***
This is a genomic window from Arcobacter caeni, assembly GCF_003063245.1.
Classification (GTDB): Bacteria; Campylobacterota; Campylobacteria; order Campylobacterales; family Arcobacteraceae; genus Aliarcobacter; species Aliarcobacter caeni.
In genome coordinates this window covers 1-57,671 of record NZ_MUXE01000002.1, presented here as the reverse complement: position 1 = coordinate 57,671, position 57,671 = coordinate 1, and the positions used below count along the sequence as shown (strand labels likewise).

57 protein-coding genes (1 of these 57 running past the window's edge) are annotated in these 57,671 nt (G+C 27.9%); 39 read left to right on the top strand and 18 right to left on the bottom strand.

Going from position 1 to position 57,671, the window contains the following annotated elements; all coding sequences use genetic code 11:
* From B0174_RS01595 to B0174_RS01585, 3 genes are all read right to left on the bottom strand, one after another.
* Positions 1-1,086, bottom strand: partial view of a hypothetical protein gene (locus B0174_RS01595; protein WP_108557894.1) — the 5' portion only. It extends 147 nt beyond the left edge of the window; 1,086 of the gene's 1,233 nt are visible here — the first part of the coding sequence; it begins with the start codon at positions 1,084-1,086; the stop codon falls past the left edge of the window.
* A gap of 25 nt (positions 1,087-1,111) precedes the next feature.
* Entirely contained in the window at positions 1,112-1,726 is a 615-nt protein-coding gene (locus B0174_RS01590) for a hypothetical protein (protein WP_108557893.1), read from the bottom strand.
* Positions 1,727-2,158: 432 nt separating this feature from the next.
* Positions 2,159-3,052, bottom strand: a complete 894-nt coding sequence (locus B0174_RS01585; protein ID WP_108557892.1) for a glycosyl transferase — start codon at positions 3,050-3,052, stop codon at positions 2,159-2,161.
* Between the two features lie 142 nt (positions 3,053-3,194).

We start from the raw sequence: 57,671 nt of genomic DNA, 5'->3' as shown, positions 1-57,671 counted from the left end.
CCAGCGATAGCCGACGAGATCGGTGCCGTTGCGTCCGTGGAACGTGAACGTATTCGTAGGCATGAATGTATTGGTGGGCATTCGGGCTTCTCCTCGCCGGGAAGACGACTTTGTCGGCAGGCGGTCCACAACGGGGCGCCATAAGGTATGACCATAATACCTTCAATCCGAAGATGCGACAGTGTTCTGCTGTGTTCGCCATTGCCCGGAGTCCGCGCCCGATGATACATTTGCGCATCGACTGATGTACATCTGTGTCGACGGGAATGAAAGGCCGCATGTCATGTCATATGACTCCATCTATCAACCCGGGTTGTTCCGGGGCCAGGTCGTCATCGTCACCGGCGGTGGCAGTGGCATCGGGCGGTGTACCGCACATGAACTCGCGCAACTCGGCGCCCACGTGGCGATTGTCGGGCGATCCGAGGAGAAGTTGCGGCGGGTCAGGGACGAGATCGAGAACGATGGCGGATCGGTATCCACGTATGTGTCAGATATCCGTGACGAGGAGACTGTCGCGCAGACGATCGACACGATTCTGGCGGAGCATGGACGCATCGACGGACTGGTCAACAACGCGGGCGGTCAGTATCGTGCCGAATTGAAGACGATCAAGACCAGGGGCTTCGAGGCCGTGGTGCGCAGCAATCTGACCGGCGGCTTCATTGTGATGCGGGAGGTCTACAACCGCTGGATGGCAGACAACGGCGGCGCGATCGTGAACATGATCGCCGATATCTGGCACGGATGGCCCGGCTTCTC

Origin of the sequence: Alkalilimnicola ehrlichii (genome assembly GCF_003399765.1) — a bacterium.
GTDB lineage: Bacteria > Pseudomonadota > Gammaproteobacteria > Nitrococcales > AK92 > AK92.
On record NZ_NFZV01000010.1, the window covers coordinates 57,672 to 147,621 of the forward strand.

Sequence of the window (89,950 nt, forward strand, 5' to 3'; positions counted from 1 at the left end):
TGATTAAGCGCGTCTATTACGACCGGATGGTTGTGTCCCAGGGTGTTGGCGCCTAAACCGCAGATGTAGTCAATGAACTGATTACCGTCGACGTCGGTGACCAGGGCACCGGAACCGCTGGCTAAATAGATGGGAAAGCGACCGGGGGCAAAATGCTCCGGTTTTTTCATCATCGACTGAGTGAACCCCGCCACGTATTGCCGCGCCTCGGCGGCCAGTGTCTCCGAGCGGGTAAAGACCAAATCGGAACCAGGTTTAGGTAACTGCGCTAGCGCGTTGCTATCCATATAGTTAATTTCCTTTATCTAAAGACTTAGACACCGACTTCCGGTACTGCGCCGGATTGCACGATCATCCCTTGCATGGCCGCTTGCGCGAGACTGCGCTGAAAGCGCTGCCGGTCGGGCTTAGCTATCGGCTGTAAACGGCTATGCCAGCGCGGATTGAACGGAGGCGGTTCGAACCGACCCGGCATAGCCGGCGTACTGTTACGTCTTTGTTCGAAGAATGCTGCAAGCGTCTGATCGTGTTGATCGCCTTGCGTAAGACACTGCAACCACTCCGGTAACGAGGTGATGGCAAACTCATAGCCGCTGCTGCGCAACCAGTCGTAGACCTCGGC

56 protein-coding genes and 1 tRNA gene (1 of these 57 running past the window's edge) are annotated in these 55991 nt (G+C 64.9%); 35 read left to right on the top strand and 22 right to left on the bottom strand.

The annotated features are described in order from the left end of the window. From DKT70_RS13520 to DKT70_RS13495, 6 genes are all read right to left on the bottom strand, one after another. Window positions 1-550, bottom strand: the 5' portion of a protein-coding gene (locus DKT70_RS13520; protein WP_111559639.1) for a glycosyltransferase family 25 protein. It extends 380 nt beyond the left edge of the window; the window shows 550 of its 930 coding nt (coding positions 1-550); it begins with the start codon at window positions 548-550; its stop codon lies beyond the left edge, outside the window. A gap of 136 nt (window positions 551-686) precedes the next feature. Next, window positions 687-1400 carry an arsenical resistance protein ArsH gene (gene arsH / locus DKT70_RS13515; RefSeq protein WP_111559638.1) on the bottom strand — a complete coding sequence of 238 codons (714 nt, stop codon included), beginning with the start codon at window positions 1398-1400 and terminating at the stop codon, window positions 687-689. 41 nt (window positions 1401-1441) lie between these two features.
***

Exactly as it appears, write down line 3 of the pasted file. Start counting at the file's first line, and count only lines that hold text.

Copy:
In genome coordinates this window covers 1-57,671 of record NZ_MUXE01000002.1, presented here as the reverse complement: position 1 = coordinate 57,671, position 57,671 = coordinate 1, and the positions used below count along the sequence as shown (strand labels likewise).